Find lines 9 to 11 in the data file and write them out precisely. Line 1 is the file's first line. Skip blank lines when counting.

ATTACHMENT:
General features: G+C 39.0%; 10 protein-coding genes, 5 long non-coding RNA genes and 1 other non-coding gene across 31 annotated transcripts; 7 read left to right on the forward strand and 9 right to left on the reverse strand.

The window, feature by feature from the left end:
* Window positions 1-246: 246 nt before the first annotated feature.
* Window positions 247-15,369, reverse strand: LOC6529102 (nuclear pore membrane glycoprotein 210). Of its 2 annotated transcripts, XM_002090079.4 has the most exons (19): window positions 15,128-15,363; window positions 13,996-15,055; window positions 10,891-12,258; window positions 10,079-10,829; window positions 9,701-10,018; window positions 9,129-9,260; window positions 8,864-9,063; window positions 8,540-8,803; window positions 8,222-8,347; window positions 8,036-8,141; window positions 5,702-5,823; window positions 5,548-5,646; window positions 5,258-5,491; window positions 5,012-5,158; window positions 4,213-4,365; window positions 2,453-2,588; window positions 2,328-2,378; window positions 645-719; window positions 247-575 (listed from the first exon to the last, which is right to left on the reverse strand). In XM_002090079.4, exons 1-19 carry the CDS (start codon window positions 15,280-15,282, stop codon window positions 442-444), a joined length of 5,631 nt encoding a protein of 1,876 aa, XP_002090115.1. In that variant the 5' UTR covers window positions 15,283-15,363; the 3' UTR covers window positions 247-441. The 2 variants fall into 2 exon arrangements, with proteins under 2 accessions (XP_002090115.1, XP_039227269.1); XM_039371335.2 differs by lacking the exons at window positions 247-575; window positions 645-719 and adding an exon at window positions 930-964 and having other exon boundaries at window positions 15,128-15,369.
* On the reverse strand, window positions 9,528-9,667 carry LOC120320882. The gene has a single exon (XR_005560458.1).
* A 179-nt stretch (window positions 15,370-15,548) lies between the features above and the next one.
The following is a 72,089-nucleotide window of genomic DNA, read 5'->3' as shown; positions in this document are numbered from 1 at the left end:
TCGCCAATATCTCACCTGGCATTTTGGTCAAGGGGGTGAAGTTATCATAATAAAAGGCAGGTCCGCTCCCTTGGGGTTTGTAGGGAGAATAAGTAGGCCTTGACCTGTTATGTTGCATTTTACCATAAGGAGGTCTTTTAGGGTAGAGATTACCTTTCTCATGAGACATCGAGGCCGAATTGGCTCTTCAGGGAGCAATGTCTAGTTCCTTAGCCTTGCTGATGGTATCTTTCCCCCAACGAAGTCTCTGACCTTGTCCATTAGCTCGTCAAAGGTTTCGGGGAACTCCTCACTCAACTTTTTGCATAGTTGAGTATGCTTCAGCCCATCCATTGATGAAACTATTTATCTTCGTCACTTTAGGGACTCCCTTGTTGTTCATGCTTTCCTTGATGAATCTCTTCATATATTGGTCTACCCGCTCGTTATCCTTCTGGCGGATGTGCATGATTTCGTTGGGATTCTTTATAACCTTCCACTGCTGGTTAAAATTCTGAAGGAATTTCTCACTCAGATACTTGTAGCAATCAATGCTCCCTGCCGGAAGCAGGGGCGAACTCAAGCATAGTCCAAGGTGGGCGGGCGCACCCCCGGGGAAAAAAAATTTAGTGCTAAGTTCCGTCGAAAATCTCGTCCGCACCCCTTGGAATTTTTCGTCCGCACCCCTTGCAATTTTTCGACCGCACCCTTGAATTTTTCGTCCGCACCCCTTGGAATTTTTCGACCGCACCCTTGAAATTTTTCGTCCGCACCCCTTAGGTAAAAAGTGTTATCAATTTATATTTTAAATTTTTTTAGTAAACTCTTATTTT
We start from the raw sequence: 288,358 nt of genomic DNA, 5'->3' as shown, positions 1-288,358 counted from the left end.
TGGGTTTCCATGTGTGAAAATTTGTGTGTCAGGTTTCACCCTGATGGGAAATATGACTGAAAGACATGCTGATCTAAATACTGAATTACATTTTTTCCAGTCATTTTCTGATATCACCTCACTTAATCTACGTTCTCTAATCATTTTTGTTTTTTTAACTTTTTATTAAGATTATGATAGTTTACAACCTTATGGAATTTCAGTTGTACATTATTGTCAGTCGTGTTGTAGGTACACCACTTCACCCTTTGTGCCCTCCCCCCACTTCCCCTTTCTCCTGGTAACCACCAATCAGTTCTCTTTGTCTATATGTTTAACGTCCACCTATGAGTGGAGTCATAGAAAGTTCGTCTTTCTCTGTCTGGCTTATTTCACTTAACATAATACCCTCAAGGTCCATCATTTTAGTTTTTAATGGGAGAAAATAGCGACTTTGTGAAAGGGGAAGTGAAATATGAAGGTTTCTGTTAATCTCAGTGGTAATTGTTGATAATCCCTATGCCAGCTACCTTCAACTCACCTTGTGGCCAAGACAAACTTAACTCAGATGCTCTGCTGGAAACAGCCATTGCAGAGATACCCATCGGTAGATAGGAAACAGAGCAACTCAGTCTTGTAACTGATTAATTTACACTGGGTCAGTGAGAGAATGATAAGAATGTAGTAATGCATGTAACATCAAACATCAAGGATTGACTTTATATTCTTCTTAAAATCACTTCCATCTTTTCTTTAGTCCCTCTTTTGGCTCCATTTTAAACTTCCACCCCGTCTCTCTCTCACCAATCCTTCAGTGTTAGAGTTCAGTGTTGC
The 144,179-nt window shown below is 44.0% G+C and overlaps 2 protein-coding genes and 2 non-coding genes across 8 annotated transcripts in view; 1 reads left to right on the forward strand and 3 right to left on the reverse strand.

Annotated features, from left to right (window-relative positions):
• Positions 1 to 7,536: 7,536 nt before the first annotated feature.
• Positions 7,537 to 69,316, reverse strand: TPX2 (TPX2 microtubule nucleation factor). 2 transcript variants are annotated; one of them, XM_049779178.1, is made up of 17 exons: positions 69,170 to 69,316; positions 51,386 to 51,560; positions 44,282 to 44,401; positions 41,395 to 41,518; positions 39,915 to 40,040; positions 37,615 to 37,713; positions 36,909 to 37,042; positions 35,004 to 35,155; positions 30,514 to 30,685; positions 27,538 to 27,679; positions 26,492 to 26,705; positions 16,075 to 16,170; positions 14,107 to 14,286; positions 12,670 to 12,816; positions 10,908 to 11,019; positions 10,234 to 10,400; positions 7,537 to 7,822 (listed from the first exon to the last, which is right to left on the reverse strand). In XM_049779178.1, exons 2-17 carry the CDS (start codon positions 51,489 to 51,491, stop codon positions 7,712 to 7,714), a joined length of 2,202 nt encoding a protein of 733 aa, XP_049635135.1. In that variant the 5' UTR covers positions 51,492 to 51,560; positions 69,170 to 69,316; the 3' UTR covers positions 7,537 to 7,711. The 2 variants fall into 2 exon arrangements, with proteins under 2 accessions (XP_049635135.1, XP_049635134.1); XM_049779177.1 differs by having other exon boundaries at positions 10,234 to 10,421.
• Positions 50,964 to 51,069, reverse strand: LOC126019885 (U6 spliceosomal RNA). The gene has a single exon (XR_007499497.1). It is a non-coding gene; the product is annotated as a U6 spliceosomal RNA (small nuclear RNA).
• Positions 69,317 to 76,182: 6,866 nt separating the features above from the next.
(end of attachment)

We start from the raw sequence: 288,358 nt of genomic DNA, 5'->3' as shown, positions 1-288,358 counted from the left end.
TGGGTTTCCATGTGTGAAAATTTGTGTGTCAGGTTTCACCCTGATGGGAAATATGACTGAAAGACATGCTGATCTAAATACTGAATTACATTTTTTCCAGTCATTTTCTGATATCACCTCACTTAATCTACGTTCTCTAATCATTTTTGTTTTTTTAACTTTTTATTAAGATTATGATAGTTTACAACCTTATGGAATTTCAGTTGTACATTATTGTCAGTCGTGTTGTAGGTACACCACTTCACCCTTTGTGCCCTCCCCCCACTTCCCCTTTCTCCTGGTAACCACCAATCAGTTCTCTTTGTCTATATGTTTAACGTCCACCTATGAGTGGAGTCATAGAAAGTTCGTCTTTCTCTGTCTGGCTTATTTCACTTAACATAATACCCTCAAGGTCCATCATTTTAGTTTTTAATGGGAGAAAATAGCGACTTTGTGAAAGGGGAAGTGAAATATGAAGGTTTCTGTTAATCTCAGTGGTAATTGTTGATAATCCCTATGCCAGCTACCTTCAACTCACCTTGTGGCCAAGACAAACTTAACTCAGATGCTCTGCTGGAAACAGCCATTGCAGAGATACCCATCGGTAGATAGGAAACAGAGCAACTCAGTCTTGTAACTGATTAATTTACACTGGGTCAGTGAGAGAATGATAAGAATGTAGTAATGCATGTAACATCAAACATCAAGGATTGACTTTATATTCTTCTTAAAATCACTTCCATCTTTTCTTTAGTCCCTCTTTTGGCTCCATTTTAAACTTCCACCCCGTCTCTCTCTCACCAATCCTTCAGTGTTAGAGTTCAGTGTTGC
The 144,179-nt window shown below is 44.0% G+C and overlaps 2 protein-coding genes and 2 non-coding genes across 8 annotated transcripts in view; 1 reads left to right on the forward strand and 3 right to left on the reverse strand.